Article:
In a previous blog, we discussed the key components to successfully implement an account based strategy. From there, we talked about the connection points between ABM and ABS. In a follow-up blog, we then identified potential gaps in the process and how to optimize a martech stack for ABM success. A strategic and holistic account based strategy built across both sales and marketing is a major undertaking to implement, but after all is said and done, it’s time to reap the revenue rewards.
We all know that sales and marketing alignment is necessary for an account-based approach to work effectively. But knowing and doing are two separate things, which is why many organisations seek external guidance. According to Demand Gen Report research, 22% of companies use an agency or a consulting partner to set an overall ABM strategy, and 15% use outside experts to help with alignment between sales and marketing departments.
Once an aligned approach across ABM and ABS is in place, companies experience major payoffs. As the ITSMA research cited earlier showed, 87% of marketers with an implemented ABM program say it provides higher ROI than any other type of marketing. In addition, Demand Gen Report research found 74% of organizations say their ABM efforts are either meeting or exceeding their organizational goals.
Ultimately, the cohesive partnership between sales and marketing teams is fundamental to then determine which accounts to target, which contacts within the account to engage with, and which metrics to track and gauge interest in when purchasing the right solution. Sales and marketing must work as a team to not only engage with the right prospects at the right moment, but also to close the deal. Buyers interact with sales further down the funnel, which means marketing must be fully prepared to set the stage once they get there.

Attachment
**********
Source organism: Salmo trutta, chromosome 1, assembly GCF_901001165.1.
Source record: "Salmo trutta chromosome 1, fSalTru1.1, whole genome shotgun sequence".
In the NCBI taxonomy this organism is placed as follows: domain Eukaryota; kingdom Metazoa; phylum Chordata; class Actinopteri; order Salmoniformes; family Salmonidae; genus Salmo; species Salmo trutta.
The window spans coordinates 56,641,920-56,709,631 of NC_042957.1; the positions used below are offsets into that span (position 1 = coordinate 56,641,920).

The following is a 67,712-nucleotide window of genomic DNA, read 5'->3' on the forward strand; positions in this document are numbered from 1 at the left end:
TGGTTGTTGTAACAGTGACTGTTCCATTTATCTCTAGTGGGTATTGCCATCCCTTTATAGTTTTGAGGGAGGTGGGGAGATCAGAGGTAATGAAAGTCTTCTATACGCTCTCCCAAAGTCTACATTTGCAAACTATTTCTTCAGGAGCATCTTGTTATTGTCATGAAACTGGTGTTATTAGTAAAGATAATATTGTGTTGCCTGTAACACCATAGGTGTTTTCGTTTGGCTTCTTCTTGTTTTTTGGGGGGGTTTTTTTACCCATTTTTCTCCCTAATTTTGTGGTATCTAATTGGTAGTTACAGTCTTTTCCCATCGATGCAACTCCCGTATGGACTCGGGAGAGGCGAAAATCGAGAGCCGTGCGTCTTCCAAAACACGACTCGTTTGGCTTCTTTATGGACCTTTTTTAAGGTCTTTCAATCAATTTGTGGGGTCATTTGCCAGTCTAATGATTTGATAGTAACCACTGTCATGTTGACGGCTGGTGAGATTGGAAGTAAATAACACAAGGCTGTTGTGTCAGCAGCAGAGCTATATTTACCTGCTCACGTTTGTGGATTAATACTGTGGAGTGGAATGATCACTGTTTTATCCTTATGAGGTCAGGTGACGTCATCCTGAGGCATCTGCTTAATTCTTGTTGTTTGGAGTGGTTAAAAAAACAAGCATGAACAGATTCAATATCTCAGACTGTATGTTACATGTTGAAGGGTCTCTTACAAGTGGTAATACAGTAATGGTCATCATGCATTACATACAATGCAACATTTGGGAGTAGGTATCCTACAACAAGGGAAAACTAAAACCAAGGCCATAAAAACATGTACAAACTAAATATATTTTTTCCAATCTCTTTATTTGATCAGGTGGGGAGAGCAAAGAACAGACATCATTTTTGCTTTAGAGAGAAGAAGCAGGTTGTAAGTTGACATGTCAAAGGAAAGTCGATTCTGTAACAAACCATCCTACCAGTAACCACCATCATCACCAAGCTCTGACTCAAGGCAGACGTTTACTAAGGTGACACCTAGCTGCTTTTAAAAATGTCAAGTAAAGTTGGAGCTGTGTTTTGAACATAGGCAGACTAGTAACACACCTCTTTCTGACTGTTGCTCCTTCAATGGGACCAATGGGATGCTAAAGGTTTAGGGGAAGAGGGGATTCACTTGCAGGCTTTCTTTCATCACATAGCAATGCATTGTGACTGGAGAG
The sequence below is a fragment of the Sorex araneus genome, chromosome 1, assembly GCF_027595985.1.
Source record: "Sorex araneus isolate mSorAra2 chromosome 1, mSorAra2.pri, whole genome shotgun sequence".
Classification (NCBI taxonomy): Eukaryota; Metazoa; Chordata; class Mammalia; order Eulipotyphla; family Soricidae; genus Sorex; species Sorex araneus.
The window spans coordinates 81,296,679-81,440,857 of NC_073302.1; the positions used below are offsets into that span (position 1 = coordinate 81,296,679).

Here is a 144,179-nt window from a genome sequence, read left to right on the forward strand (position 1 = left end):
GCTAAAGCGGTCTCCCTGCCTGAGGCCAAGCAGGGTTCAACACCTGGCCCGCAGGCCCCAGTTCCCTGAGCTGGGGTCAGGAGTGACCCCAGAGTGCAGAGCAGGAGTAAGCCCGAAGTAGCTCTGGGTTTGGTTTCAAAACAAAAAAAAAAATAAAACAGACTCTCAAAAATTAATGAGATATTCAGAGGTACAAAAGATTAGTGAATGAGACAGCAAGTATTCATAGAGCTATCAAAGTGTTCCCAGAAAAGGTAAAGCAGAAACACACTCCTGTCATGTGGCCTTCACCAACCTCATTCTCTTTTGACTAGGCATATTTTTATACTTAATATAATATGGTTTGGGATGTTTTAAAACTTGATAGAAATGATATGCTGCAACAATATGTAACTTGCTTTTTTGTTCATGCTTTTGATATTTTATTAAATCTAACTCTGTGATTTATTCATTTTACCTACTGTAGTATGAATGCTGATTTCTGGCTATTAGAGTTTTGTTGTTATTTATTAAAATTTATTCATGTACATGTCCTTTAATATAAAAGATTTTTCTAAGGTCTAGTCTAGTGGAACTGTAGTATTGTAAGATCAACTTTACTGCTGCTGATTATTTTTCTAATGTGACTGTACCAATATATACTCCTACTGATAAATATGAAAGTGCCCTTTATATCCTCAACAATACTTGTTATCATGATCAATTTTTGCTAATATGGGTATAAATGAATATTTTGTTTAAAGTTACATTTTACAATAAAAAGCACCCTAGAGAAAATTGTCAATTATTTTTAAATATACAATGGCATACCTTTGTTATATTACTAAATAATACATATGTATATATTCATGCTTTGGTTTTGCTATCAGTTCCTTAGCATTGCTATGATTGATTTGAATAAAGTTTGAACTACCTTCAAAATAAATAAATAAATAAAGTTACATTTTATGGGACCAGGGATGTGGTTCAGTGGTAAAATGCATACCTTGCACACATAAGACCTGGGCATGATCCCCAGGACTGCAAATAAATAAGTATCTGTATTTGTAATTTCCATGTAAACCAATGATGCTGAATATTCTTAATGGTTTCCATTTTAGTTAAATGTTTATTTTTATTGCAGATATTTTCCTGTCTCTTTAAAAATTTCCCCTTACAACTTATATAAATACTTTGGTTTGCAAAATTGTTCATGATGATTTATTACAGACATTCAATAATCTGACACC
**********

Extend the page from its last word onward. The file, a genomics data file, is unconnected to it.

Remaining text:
Bob Peterson, Senior Research Director for Account-Based Marketing at SiriusDecisions, summed up this reality in a recent blog post:
“Effective ABM execution is no accident. It requires thoughtful cross-functional planning that incorporates contributions from multiple roles in sales and marketing. With a little more than a third of B2B companies noting tight alignment between sales and marketing in ABM, there certainly is room for improvement.”
The competition will continue to fight for a customer’s attention but an account-based approach could be the method needed to set a company apart from others in the market. With the right expertise and a thoughtful, intentional plan, the sales and marketing departments can become one collaborative team, which will make the switch to ABM an easy investment with a very rewarding return.
So how is this departmental alignment done? It’s crucial to incorporate an open and cohesive communication plan between the sales and marketing teams.
One way to start open communication is to use a survey to allow members of the departments to provide their feedback and suggestions for improvement regarding what sales needs from marketing, what marketing should continue to do or should stop doing, etc. With this foundation, it’s easier to have conversations to establish:
- Agreement on lead level lead
- Whether lead level changes depending on the title, industry, or function of the lead
- How sales currently works with their SDR team
- The methodology used when sales sets account targets
Without these (and many more) questions to start the conversation, an ABM approach can suffer.
Develop the fundamental communication structure amongst the teams, take action on the necessary changes, and continue to thoroughly exchange new ideas and needs between one another. With a heavy emphasis on the importance of alignment and cohesion, in-depth communication and having a true understanding of both parties is the major artery to the life of a successful ABM method.